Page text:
Antibiotic-loaded pellets were made by mixing 10.0 g pharmaceutical grade calcium sulfate dihydrate powder with 0.40 g sodium carboxymethylcellulose. A solution was prepared by mixing antibiotic (0.42 g Amikacin Sulfate™ or Gentamicin Sulfate™ or 0.43 g Vancomycin™ (Hydrochloride) with 8.4 g deionized water. The antibiotic solution was poured over the Terra Alba and CMC powders, and then the materials were mixed briskly for 1 minute. The resulting 4% antibiotic-loaded paste was cast into silicone elastomer molds and allowed to dry for 24 hours at room temperature. Once dry, the cylindrically shaped pellets (4.7 mm height, 3.4 mm diameter, 40±2 mg weight) were demolded and sterilized using low-dose gamma irradiation (25 kGy).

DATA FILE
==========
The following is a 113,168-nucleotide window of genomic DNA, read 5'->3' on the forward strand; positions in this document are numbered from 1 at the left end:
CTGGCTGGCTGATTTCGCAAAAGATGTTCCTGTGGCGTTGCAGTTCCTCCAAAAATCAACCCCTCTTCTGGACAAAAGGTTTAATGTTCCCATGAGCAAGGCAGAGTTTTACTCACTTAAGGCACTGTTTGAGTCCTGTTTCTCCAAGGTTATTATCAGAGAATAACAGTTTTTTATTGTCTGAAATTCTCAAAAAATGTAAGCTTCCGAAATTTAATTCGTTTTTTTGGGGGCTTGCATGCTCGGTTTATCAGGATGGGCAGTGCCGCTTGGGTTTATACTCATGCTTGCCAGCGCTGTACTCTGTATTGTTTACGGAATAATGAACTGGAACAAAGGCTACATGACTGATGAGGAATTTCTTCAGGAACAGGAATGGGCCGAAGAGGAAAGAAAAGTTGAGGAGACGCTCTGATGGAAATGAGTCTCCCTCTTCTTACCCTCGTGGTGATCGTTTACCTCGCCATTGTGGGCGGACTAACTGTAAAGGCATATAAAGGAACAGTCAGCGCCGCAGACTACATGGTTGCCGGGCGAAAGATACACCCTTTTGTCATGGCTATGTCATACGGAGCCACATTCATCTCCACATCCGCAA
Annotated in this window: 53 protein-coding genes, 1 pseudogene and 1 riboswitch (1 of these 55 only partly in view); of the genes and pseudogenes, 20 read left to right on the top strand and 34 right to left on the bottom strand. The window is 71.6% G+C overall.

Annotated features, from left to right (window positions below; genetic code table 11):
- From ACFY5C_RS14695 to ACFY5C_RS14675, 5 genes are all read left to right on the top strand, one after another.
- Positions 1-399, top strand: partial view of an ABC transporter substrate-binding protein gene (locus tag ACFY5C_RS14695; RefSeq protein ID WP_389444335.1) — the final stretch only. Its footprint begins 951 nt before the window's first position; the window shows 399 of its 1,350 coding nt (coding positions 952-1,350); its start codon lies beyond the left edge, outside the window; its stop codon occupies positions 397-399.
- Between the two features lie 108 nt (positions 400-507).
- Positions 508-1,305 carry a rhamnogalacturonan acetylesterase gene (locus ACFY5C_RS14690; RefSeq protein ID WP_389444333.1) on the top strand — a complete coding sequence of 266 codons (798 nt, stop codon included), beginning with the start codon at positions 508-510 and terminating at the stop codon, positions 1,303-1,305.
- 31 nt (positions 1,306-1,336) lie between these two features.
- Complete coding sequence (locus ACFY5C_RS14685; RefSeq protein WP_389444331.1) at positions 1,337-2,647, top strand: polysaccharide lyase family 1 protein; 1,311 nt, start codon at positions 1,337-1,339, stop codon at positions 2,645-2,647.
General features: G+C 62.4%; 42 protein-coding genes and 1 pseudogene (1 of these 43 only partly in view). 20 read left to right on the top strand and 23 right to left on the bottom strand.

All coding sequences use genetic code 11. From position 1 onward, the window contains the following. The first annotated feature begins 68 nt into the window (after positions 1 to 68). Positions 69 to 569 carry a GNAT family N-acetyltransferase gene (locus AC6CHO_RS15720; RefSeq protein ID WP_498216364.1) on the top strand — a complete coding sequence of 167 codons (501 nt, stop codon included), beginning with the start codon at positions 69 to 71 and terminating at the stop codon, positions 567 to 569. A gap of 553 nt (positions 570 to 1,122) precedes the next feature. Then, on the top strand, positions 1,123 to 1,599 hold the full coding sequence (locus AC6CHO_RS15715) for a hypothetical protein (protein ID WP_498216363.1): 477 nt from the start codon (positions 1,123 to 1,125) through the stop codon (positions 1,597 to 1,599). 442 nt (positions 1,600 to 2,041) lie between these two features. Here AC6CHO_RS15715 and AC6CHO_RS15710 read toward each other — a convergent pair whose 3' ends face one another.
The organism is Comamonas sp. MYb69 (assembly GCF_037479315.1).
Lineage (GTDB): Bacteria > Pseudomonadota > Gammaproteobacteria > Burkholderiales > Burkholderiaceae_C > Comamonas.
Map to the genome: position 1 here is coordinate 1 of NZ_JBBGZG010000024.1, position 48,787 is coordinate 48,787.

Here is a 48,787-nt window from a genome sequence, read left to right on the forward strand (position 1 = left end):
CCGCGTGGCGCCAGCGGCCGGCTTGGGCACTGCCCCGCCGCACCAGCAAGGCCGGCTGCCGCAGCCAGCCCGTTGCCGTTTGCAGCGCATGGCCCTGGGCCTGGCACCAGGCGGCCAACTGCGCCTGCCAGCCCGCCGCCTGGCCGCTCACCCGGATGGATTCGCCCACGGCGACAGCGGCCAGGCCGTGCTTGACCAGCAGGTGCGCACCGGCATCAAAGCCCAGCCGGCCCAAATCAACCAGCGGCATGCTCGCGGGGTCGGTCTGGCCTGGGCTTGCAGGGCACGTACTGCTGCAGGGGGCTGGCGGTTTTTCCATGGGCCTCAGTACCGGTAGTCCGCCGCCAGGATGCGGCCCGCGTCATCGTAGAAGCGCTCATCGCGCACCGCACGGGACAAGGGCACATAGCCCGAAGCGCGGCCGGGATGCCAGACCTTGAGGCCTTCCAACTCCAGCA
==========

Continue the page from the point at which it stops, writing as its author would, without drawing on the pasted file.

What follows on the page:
Conventional calcium sulfate alpha-hemihydrate Gentamicin™ pellets were cast by mixing 1.04 g Gentamicin™ sulfate powder with 5.0 g deionized water. The antibiotic solution was poured over 20.0 g calcium sulfate alpha-hemihydrate and mixed briskly for 1 minute. M. McKee, The Use of an Antibiotic Impregnated, Osteoconductive, Bioabsorbable Bone Substitute in the Treatment of Infected Long Bone Defects: Early Results of a Prospective Trial. 16 Orthopedic Trauma 1218-1244 (2002). The resulting 4% antibiotic-loaded paste was cast into silicone elastomer molds and left to dry overnight at room temperature. After drying completely, the pellets were demolded and sterilized using low-dose gamma irradiation (25 kGy). Each pellet was 4.7 mm in height, 3.4 mm in diameter, and 105±4 mg in weight. The sterilized pellets were then crushed using a mortar and pestal into fine-and coarse-sized flakes. The flake diameter of finely ground flakes was 150 μm (range=0-300 μm), while that of coarsely ground flakes was 600 μm (range=0-1200 μm). Flake size was verified using an inverting light microscope and image processing software (Bioquant Osteo II, Bioquant Image Analysis, Nashville, Tenn.).